Details of a radical plan allowing dairy farmers to get together and restrict milk output in a bid to firm up prices have been published by Brussels.
EU farm commissioner Phil Hogan called for the “speedy implementation” of the special rules in a speech to the European Parliament on Tuesday (12 April).
It would see the activation of Article 222 of the Common Market Organisation, which allows farmers, co-operatives and other producer organisations to restrict milk output.
Such a move would usually be deemed a breach of EU competition rules. But Article 222 allows for special measures to be activated when there is severe imbalance in the market.
It means dairy co-operatives and producer organisations can agree to curtail production for an initial period of six months and up to one year with EU permission. (See the European Commission’s website for details on the rules for voluntary planning milk production).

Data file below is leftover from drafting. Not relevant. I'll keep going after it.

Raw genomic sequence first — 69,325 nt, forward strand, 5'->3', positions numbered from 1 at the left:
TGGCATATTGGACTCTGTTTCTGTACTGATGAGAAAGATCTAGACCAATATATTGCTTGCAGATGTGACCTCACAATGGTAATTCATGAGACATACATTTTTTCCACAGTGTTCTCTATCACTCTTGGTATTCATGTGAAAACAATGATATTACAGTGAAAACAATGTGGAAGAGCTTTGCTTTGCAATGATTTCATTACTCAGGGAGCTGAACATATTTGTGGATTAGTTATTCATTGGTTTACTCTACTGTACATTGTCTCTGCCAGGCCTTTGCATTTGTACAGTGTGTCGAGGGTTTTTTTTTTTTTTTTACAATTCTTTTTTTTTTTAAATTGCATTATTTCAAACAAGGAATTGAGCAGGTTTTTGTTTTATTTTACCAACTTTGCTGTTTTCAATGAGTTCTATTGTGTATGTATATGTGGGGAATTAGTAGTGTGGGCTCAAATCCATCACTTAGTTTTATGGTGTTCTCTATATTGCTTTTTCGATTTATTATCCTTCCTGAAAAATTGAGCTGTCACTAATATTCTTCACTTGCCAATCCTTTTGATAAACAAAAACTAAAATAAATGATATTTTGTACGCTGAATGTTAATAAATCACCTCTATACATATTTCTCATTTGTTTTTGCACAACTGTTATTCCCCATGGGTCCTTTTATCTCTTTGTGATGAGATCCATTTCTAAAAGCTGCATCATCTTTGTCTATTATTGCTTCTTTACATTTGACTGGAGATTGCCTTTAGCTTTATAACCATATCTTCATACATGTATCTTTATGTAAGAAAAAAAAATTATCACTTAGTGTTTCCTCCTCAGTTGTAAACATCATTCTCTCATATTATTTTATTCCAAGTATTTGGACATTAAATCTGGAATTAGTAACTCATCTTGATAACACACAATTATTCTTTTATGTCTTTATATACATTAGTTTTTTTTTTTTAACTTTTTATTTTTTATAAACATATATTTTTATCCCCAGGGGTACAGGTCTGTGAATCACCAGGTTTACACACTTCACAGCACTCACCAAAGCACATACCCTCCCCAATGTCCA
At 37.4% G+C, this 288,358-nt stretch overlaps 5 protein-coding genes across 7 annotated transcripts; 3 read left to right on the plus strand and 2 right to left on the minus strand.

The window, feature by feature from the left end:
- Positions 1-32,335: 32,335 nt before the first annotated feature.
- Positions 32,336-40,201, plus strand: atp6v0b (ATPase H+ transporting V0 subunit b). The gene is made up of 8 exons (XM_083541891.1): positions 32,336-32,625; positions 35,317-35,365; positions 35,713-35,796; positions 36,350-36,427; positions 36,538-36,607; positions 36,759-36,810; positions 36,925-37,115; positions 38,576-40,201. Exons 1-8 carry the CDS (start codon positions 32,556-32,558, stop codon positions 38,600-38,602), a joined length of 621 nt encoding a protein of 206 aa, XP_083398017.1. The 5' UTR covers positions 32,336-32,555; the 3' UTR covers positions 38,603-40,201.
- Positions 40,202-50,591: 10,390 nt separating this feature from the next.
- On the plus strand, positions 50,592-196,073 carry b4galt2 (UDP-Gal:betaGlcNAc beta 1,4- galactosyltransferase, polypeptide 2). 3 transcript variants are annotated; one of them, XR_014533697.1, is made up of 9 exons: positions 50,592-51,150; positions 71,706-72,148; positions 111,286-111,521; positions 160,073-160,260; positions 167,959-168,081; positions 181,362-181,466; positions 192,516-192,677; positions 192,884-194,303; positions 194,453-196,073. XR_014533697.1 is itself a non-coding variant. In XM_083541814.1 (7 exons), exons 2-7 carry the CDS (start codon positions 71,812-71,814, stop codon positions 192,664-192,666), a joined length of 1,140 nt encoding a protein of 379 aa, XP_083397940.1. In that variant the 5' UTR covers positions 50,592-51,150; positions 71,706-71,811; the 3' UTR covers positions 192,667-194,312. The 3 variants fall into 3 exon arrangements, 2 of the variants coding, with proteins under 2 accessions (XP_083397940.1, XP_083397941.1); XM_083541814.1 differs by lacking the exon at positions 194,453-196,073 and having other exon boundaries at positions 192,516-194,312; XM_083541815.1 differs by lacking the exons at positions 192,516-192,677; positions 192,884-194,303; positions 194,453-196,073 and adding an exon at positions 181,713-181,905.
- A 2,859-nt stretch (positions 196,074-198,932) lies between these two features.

UK-based dairy companies Arla, First Milk and Direct Milk Dairy Producer Organisation have all said they have no plans to take advantage of Article 222.
But countries such as France are more in favour of market stabilisation measures, including restrictions on the amount of milk produced.
Mr Hogan has also confirmed that Brussels will allow member states to pay farmers up to €15,000 (£12,000) each as an incentive to “freeze production” in a bid to address oversupply in the dairy market.
In the UK, the NFU says Defra is unlikely to fund such a measure. But supporters of Article 222 believe that could change if other countries are seen to fund a production freeze.
Addressing MEPs, Mr Hogan said responsibility for the speedy implementation of Article 222 now lay with EU co-legislators – in other words, the European Parliament.
“I call on you to seize that responsibility with a view to ensuring this measure is used as an effective contribution towards greater market balance in the dairy sector,” he said.
Article 222 was introduced in 2013 but has never been used and can only be applied when the market is deemed to be severely imbalanced.
But Brussels announced on 14 March that the strict criteria for Article 222 to be activated had now been met for the dairy sector.
The same day, it was included in a package of aid measures which EU farm commissioner Phil Hogan said “should now be given the chance to succeed.”